The snowboarders, by comparison, reminisced about their earliest Olympic memories when a young woman named Barrett Christy — whose big claim to fame is that she won the ESPN Winter X-Games in the Big Air and slope-style events — said she wanted to achieve at least one of three goals as a young girl: "To be a fireman," she said. "Or a 'Solid Gold' dancer. ... Or go to the Olympics. Although I couldn't imagine what sport I'd go for."

Even the media who cover the two sports are completely dissimilar. One snowboarding reporter from a publication he identified as "Transworld" prefaced his question to the snowboarders with, "My sincere congratulations to all of you. ... You guys rule, dude." By contrast, one of the figure skating writers said to Weiss, "Michael, will you commit yourself to a quad?"

Maybe one day we'll look up and be sick of the snowboarders, but not right now. Unlike figure skaters who aim for this from the time they can stand on ice, few of the riders fantasized about being Olympians and most find it difficult to believe they're here as members of the first U.S. snowboard team to compete in the Games.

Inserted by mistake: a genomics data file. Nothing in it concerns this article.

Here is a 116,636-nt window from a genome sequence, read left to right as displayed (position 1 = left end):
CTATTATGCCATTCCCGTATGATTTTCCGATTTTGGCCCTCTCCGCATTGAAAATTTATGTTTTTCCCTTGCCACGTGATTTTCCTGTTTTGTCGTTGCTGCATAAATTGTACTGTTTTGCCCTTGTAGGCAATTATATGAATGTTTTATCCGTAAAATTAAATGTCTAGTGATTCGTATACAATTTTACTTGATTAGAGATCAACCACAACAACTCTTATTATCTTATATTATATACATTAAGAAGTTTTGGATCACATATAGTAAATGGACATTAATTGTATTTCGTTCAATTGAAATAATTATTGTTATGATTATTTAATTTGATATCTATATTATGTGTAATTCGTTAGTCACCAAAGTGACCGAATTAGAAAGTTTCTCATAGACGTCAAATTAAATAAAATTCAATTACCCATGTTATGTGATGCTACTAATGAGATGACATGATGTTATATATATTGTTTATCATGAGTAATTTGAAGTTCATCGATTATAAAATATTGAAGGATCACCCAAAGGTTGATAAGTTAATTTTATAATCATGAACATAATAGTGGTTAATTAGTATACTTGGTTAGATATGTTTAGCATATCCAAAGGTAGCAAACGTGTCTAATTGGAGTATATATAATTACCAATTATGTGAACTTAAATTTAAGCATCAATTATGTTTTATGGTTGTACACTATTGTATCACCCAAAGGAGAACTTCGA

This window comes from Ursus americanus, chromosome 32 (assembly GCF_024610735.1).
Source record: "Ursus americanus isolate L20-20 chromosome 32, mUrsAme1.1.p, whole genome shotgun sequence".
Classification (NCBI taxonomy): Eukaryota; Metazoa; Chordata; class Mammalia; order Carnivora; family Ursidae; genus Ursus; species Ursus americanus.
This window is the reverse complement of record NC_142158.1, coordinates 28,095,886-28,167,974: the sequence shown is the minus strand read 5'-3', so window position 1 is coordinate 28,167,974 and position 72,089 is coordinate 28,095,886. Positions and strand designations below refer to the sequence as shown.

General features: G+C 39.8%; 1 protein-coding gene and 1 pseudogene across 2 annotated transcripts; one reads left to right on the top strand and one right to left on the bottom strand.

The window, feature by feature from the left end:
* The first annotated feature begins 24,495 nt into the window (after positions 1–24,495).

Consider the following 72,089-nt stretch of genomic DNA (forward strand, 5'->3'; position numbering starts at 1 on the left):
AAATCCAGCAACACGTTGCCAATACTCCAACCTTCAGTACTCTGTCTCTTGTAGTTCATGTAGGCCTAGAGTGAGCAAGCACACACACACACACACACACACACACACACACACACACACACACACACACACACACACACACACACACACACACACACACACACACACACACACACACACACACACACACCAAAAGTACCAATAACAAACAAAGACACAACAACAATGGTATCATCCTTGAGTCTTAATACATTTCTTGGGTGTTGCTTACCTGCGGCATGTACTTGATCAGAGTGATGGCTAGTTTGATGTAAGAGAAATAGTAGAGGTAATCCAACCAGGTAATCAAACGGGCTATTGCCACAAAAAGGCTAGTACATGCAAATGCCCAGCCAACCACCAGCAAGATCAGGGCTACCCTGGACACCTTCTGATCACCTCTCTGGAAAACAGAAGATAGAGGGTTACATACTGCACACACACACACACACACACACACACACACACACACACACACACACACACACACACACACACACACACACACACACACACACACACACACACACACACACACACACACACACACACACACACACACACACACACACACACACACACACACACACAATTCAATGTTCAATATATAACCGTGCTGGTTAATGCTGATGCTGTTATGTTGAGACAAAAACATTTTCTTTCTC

Asked how she explains the sudden popularity of snowboarding, which essentially went from the X-Games to the Olympics almost overnight, U.S. team member Shannon Dunn said, "I have no idea, really. It's just amazing how it's grown. I can't believe it and nobody who's been in the sport very long can believe it. When I started, you would know everyone who snowboarded. It's almost like we created what it is.

"People also ask why we're different than skiers. A lot of us got into this because they were sick of the way skiing was, all the rules and things. We just wanted to be free to express ourselves and be part of a sport where people would appreciate that freedom."

© Copyright 1998 The Washington Post Company